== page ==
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Making Amends After Crime

After 19 years in jail, James Angelo White emerged anew as Shaka Senghor, and is co-teacher of a Prison Creative Arts Project at the University of Michigan

How can you atone for murder?

I think you spend the rest of your life trying. I am 41 and, after serving 19 years in prison for shooting a man in cold blood, the question still rules my mind. But it's hardly a heroic burden. And I know I don't carry it alone.

I founded The Atonement Project with hopes of raising more questions, a community dialogue centered on making amends from crimes. And this winter, I've brought that dialogue to the University of Michigan. As co-teacher of a Prison Creative Arts Project, we send undergraduate students to prisons for art workshops focusing on the subjects of acknowledgement, apology and atonement. As a former prisoner, I know it's a good beginning. And sometimes, the dirtiest hands can create something beautiful.

The process is different for everyone. For me, I needed to redress what went wrong. How did I get to prison? Why was I so angry? I had ambitions once. I wanted to be a doctor. Why did things go wrong for me? After receiving a surprise letter from my son, I stopped being inmate No. 219184 and re-found my humanity.

Wake-up call

"My mom told me why you're in jail, because of murder! Don't kill dad, please, that is a sin. Jesus watches what you do. Pray to him."

The letter broke my heart. He had learned to write while I was away, but he also now understood why I was away. It was not vacation. I was a murderer. And maybe he would grow to only see me as just that. At that moment, I realized: People who are hurt, hurt other people. And if I did not do something, he would grow up to be hurt like me.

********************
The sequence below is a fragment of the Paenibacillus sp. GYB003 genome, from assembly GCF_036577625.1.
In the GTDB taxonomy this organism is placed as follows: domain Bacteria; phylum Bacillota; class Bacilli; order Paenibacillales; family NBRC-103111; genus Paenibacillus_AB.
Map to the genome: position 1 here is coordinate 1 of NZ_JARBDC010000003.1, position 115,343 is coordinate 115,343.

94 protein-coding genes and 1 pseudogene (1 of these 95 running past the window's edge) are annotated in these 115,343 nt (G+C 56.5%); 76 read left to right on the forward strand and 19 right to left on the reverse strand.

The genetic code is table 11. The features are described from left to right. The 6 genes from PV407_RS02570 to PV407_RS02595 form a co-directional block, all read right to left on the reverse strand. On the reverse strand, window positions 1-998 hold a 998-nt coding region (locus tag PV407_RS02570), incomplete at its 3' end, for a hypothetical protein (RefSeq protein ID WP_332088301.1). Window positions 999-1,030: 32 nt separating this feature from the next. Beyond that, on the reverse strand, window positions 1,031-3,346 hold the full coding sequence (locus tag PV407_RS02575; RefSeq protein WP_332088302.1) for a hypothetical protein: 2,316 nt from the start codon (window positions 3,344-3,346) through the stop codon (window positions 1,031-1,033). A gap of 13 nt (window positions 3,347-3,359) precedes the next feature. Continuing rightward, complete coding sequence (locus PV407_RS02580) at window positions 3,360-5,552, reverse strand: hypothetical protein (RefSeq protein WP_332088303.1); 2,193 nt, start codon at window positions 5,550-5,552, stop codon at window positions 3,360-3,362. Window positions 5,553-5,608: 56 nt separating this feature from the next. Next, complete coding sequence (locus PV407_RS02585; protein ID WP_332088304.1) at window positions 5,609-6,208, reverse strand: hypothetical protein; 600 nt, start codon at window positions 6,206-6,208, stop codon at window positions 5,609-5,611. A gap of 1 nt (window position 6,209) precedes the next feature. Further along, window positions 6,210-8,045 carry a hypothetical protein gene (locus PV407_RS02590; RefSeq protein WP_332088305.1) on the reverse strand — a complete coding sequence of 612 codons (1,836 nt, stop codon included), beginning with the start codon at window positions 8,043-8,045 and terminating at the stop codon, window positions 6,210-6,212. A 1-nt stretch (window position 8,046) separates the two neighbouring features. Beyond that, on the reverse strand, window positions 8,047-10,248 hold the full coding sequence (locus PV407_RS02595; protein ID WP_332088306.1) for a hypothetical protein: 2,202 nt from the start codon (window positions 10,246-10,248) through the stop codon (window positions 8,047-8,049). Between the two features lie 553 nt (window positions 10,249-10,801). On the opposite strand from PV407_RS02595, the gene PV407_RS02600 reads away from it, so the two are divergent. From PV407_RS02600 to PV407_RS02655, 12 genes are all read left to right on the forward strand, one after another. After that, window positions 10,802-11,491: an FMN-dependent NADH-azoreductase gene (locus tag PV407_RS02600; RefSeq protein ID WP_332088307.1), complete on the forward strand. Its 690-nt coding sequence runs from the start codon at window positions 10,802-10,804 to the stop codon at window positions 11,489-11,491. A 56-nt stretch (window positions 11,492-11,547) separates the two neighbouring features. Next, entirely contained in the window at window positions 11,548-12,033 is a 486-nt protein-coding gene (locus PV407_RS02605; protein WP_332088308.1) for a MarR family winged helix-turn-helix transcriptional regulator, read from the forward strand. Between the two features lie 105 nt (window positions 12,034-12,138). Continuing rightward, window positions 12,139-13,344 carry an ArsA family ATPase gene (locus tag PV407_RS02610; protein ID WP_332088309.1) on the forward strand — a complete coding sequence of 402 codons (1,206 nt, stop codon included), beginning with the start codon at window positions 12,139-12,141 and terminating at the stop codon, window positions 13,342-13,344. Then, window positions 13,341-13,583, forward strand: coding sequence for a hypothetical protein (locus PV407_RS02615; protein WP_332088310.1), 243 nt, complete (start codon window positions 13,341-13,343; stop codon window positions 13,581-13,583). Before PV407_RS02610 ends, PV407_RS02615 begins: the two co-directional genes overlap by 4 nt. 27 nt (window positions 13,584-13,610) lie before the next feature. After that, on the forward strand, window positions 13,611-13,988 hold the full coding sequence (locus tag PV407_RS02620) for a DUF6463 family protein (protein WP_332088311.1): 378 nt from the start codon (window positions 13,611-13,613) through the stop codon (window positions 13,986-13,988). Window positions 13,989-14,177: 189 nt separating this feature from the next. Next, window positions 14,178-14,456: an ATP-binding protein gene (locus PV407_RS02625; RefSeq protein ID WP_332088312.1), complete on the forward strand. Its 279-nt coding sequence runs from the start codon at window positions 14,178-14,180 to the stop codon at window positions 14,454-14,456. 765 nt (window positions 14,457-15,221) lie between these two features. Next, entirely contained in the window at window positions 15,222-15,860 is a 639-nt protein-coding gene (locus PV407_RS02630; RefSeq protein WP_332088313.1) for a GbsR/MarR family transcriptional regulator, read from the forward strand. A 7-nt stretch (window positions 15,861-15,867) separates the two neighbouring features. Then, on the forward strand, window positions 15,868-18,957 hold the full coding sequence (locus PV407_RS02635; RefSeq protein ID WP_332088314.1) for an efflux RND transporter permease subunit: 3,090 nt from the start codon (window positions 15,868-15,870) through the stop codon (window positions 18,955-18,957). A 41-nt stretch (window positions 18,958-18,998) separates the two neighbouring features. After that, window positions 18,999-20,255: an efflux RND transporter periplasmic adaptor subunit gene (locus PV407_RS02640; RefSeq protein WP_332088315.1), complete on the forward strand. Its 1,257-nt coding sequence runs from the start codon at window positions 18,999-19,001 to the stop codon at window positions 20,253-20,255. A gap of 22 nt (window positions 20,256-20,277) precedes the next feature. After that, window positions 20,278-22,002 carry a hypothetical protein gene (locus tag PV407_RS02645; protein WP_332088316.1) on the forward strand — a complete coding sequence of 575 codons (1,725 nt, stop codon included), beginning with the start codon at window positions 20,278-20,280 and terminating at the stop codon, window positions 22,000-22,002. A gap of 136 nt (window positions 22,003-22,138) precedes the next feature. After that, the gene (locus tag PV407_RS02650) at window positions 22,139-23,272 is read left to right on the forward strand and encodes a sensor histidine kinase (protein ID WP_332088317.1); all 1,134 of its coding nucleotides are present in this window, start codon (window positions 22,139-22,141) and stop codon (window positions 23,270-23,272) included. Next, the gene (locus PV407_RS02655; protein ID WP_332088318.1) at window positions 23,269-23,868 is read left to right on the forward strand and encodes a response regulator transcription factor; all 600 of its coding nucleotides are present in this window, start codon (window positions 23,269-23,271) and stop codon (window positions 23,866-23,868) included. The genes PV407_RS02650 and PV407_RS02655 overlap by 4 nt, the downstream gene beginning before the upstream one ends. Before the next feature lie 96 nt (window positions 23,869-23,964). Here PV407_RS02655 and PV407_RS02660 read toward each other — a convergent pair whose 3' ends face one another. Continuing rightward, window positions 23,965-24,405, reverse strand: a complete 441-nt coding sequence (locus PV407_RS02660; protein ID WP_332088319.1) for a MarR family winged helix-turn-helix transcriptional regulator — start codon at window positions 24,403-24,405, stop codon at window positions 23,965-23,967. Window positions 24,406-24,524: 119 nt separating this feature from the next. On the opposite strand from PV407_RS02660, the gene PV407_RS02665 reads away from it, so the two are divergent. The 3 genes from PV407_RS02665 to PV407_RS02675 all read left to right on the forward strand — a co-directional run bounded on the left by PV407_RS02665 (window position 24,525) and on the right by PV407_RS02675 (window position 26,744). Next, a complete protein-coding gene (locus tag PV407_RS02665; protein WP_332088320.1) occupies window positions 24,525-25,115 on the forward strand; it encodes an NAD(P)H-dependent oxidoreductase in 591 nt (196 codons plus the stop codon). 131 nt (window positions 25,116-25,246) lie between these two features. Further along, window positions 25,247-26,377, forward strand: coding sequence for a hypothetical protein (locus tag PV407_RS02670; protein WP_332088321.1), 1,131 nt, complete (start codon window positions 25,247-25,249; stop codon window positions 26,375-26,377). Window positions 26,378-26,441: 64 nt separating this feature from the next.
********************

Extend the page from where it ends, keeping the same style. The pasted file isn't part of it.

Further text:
At 14, I ran away from a broken home. The duality of running away as a child: On one hand, you want to get away. On the other, you want them to love you enough to bring you home. But no one came.

I did not know how I would survive. I slept in garages and basements. Then I started selling crack cocaine to make money. Soon, robbery, beatings, arrests and death were normal—a drug dealer's life. I was robbed. I was beaten.

At 17, I was shot three times. I barely survived. And still no one came looking for me. When you almost die, it changes you. I was angry. Angry I had to live in constant fear and always feel vulnerable. When I left that hospital, I returned to my neighborhood a predator. It was barely two years later when I shot someone dead. It was drug deal gone wrong, and I was paranoid. Looking back, it's no surprise I soon took a life.

Making amends

I came to prison. The easiest thing for me was to justify my actions by pointing the finger at other people. Sure, there were signs. My teachers should have known things were not right at home. My parents could have cared more. I felt like they dropped the ball and now I was being punished.

That letter from my son woke me up. It was time to stop looking for a lost childhood. I had my own kids to raise now.

After serving 19 years, I was released from prison on June 22, 2010—one day after my 38th birthday. I served my time, but I had a new purpose. One week later, I started mentoring.

I can relate to angry kids. I can relate to feeling abandoned and alone. I can relate to violence. I have been beaten to near death. And have seen and committed murder. But it was my hope to be a better man that turned my life around.

I am Shaka Senghor, and my Atonement Project is about transforming my experience to create hope for others, so they also wonder: What does it take to atone?
 

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